Respecting our Elders: a Unified Front on Climate Change
I had an interesting conversation with my boss the other day. We were driving back from an SBC presentation in Sutter Creek, one of the jurisdictions we are trying to recruit for an energy action plan, and were in the midst of one of those conversations that can only be had on a two-plus hour ride with a trusted friend or coworker. This is probably the seventh (or was it the eighth?) time we’d made the weeknight trek to and from Amador County, which, although was a relatively long haul, was made more worthwhile due to our high batting average with getting plans approved. Conversation topics would range from skiing, to girlfriends, back to skiing, and almost always inevitably to the scope of our environmental work.
This time, the subject had drifted from our work to relevant nature of the politics, specifically who we decide to put in office. We spend a fair chunk of time talking to small-town elected officials, and thus far we have run the gamut from congenially receptive and well-educated politicians, to outright aggressive climate deniers, to intrigued slash skeptical slash hesitant to change officials. Basically, we often don’t know what we’re going to encounter until we’re standing right in front of them.
I made a comment about how refreshing it was to see a young chairman on one of the town councils recently (which have a tendency to be skewed to the “golden” years), and my boss, always playing the devil’s advocate, immediately countered that that was not always a good thing. Youthfulness is great, he noted, with all of its fresh ideas and ambitions, but we must not forget the invaluable years of experience that older generations have to draw on. He went on to note that in such a youth-obsessed culture, we often forget that we once looked to our elders for wisdom and advice. I think many of us (i.e. myself) have become so frustrated with an old and stubborn leadership at the highest levels of our government (hint: it starts with a “C” and kind of rhymes with “Wrong-ness”) that we are quick to assume that younger is better.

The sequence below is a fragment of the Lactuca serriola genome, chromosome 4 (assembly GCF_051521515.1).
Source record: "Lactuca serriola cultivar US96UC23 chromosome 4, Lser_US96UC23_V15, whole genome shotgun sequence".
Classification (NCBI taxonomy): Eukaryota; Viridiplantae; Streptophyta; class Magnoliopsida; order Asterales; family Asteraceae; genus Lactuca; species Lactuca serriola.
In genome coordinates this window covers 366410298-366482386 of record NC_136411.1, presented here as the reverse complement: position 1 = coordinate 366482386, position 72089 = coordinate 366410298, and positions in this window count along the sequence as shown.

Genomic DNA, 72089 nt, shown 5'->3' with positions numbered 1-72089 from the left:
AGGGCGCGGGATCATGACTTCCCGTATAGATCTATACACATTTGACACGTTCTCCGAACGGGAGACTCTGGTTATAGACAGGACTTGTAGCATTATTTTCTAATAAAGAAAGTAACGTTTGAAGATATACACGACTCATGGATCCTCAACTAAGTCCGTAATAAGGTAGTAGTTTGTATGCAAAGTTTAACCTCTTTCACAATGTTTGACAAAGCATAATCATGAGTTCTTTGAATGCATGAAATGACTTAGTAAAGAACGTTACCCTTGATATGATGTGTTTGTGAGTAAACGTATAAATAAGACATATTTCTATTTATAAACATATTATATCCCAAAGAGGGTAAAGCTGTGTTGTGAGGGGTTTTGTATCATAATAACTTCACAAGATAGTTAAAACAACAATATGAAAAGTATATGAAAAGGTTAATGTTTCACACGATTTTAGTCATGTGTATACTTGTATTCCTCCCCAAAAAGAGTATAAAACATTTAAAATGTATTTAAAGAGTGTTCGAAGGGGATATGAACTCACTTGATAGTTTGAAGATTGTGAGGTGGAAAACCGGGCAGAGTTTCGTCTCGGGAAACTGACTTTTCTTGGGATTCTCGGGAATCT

I realized that I had fallen into the trap of assuming the younger generation should just take over, when really we should be looking to the wisdom and years of experience granted by our elders. We are so caught up in seeing our idols; the activists, actors, athletes, artists, as young and refreshing and making big waves, that we sometimes fail to recognize that these people have stood on the shoulders of giants to get where they are. In an era where you can feel behind because you haven’t dropped out of college and started your own million-dollar app/startup by the ripe old age of 23, sometimes its good to slow down and look back at what accomplishments people have made over a steady lifetime of progress.
Even worse than idolizing youth, so many have taken to dismissing our elders to retirement homes and golf courses once they hit the age of 65. Such dismissiveness refutes the incredible value of their years of wisdom, wisdom that can be passed down by way of mentoring relationships. A fellow acquaintance from our Toastmaster’s group here in Truckee has spoken about this at length, and is a proponent of the Conscious Elders Network, an organization dedicated to making use of the untapped potential of the collective wisdom and experience of our nation’s elders. These are people who are very motivated, very intelligent, and capable of dedicating time to issues facing our nation, one of which, unsurprisingly, is climate change.
To wrap up before this pseudo-rant gets too off topic, it should be emphasized that climate change is an inter-generational (and beyond) issue and should be treated as such. Many older generations are incredibly concerned about the legacy they leave, as well as preserving the planet for their children and grandchildren. So before we start marching on Capitol Hill with pitchforks and chants of “out with the old, in with the new,” we should take the time to sit down and lend an ear to those who have been on this planet for a few more years than us and develop a dialogue about how we can unite the unbridled ambition of the youth and the wisdom of the advanced into a unified vision of environmental stewardship. And if you still need convincing that the old fogeys in DC aren’t doing much to push this dialogue, I would argue that there are one or two who are looking to make a change.